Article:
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Zambia Cultivating a Dead Future

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The stories, if you have heard about them at all, are all too true to keep a blind eye and pretend that we are deaf to the silent but atrocious ills that are eating away the lives of our children and youths. When the World Health Organization (WHO) presents the estimated 300,000 new smokers in Zambia by the elapse of about 4 years from now – then we must awaken to seek our own redemption.

The yearn we must surge into action is much more critical because it is our children and our youths who are most endangered; therefore, our future is deeply under threat. Think about it. How many people get to start smoking after they attain 25 or 30 years old? very few.

Most new smokers are younger people. In today’s Zambia kids who only stopped being breastfed 5 years ago enter hardcore smoking of tobacco products as well as other illicit substances. These numbers include more girls today than ever before. The notorious behaviours born from these circles are evidence of a broken society of young people who are destined to a sad future.

Public spaces are now branded with enticing tobacco advertisement such as the one at the entrance of East Park Mall, captioned: “Zambia vapes, I vape, do you?”

This article is not a pessimistic announcement aimed at depressing the Zambian people. It is rather intended to alarm and alert society and the Zambian leadership at all levels to step-up positive action to stop the painful vices of tobacco in all its forms and at all corners of our society.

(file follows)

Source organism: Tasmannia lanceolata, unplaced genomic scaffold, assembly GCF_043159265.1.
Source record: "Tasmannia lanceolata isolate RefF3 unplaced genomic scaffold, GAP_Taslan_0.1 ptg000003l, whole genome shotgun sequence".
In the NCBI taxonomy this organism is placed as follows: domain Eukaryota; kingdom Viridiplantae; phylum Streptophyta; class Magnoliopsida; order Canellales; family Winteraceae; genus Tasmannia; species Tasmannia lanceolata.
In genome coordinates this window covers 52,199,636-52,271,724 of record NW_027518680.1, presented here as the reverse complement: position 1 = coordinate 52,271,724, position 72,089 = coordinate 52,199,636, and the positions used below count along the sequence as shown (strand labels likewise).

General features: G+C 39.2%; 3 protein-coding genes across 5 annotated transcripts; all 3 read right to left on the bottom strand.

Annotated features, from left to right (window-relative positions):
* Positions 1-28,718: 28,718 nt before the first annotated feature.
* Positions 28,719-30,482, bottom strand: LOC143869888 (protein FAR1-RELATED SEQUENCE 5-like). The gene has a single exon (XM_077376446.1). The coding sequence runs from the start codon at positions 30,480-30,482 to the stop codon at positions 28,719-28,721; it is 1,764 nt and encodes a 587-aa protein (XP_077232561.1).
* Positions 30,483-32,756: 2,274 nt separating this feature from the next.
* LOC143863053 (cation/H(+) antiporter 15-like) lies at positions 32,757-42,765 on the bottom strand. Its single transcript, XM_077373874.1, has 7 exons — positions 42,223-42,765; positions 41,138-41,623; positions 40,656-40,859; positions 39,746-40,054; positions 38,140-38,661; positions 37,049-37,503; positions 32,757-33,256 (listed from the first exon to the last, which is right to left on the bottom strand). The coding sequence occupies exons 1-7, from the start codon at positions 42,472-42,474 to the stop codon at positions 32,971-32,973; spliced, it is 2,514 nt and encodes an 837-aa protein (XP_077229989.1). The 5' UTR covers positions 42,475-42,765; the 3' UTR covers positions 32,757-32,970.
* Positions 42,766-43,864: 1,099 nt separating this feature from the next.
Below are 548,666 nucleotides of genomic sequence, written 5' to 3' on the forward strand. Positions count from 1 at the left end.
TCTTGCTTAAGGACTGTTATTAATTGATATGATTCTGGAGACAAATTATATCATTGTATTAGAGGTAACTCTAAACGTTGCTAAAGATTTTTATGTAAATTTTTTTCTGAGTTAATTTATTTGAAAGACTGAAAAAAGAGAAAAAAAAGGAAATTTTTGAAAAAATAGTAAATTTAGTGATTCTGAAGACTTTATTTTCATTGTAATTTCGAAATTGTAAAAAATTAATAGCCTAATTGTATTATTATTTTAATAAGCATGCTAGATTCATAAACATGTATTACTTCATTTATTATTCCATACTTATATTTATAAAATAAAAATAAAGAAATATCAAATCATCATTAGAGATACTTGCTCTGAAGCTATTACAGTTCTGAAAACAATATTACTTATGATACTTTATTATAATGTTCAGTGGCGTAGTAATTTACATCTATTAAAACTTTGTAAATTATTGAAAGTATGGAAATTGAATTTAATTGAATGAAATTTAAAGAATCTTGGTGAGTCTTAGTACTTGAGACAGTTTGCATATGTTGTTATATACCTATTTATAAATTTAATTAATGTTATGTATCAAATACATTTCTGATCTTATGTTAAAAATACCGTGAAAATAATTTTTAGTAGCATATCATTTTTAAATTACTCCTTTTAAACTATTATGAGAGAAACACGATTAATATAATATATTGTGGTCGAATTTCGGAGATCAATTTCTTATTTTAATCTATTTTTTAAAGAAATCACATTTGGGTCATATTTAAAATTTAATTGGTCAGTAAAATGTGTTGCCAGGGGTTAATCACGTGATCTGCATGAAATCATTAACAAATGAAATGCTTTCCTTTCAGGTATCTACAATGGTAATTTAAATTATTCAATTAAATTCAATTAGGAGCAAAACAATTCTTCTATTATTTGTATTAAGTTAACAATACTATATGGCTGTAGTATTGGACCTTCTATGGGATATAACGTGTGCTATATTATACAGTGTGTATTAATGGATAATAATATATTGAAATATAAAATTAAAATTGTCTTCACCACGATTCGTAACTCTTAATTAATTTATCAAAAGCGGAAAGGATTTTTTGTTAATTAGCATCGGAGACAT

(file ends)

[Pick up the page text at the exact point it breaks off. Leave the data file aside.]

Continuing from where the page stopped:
Zambia’s over 7,000 lives and about K2.8B lost every year due to tobacco shall soon be multiplied as the tobacco industry intensifies production, branding, marketing, promotions, and the endless deceptive innovations such as shisha and e-cigarettes.

These innovations are a doom of lies as they are marketed as safer means of consuming tobacco and yet they only hastened suffering, pain, and eventual death emanating from their usage. I therefore recommend that:

  1. Community leaders should take keen interest in nurturing our young ones to desist from tobacco consumption and abuse of other illicit substances.
  2. Parents should enhance their guidance efforts in the upbringing of our children to prevent derailment of behaviours.
  3. Media houses should investigate and report the key facts around tobacco in the lives of farmers, consumption among children & youths, health and economic consequences of tobacco products, lies on the claimed great employment created by the tobacco industry, deceptive CSR by the tobacco industry and the continued pain of tobacco that is suffocating Zambia’s future.
  4. Government should enact the Tobacco and Nicotine Control Bill to enable the WHO’s Framework Convention on Tobacco Control (FCTC) to which Zambia became party over 13 years ago to take full effect so as to safeguard the public in a comprehensive manner.

Master Chimbala
Speaker, Activist, Transformational Trainer

The Independent Observer

John Sakala is a Journalist yearning for independent journalism

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